Tall in stature, graceful in movement, and with a gaze so smoldering it could make a stone blush—Malik Alain has an It factor that could easily intimidate. Instead, the San Francisco native is utterly charming and refreshingly self-effacing. “It all started when I saw the movie Center Stage,” he says, explaining how he came to be a classically trained ballet dancer. “I’d push the furniture all out of my room and teach myself from the movie. When my mom finally took me to ballet school, they were literally shocked to learn it was my first class.”
That story is definitely indicative of his focus and drive. When a broken ankle meant he wouldn’t be able to dance at the highest level, he switched gears, deciding to pursue a more classic education and graduated from Columbia University last year—an experience he describes as very rewarding. “I was at the top when I broke my ankle, so I decided I’d just need to be the top at something else,” he says of his pivot. During school he started modeling and has earned a following for his confidence, androgyny, and kind spirit.
“I’m drawn to modeling because it’s performance-oriented—a very aesthetic profession. It’s probably the closest thing I could be doing to ballet right now,” says Malik, who has always been into fashion and bought his first Margiela sweater when he was 14. He embraces a gender-neutral style and isn’t afraid to get playful—or “extreme,” as he calls it—with silhouettes and proportions, leaving his wardrobe on to range everywhere between a shrunken XS and oversized XXL. “I like athleticwear a lot. I come from a family of athletes, and I’ll wear my dad’s XXL basketball pants from college. I love wearing my mom and dad’s clothing,” he says, adding that the hoop earring he wore for the shoot is actually his grandmother’s. As for wearing women’s clothes, he actually enjoys shopping womenswear for both fit and to lessen the chance of seeing another guy in the same outfit.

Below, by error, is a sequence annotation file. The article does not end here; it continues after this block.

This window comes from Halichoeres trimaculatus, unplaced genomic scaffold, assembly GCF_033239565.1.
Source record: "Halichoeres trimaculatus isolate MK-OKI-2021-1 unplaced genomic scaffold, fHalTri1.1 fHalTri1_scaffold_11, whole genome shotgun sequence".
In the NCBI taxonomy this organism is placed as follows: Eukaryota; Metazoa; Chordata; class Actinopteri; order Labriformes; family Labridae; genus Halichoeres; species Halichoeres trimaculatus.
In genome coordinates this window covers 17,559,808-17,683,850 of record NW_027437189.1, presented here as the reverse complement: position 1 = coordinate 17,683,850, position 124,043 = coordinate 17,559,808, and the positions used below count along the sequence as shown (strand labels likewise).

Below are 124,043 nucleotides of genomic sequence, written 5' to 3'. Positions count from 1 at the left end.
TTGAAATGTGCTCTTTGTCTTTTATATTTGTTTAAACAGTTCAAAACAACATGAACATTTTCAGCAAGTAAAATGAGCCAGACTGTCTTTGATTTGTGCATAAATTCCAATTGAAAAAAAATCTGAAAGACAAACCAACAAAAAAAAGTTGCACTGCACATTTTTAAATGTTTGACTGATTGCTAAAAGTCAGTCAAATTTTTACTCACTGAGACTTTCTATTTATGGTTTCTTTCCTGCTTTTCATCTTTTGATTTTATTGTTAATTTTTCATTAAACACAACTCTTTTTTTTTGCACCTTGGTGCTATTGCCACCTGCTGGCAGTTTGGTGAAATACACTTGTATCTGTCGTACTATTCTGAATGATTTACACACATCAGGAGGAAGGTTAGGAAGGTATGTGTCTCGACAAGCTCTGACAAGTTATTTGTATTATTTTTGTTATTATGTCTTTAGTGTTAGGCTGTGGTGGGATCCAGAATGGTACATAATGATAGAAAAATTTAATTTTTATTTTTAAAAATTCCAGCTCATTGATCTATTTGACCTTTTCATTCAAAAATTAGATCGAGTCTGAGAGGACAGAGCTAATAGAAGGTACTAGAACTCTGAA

When it comes to the shoes and clothes on this shoot, repping Pride Month is definitely close to his heart. “I think given the current political climate, right now it’s especially important for the community to make their presence known,” he says. Growing up in San Francisco, Pride was always a day he looked forward to all year. “Both there and here in New York, we’re lucky that we are able to come out and celebrate, knowing we have the support of the whole city and state. I think it’s important for people to travel as much as they can to other Pride celebrations and bring that positive, inclusive mentality to places that might not have numbers as strong.”
This year for NYC Pride, Malik will be celebrating with close friends and his boyfriend, and he urges others to show up as well—not just in New York, but to events and marches around the country. “I grew up thinking that I wasn’t going to have to fight for anything, and I do. We all do. By showing up and being proud and supporting people in other places that lack support, it’s a way for us to secure a fight-free life for the next generation.”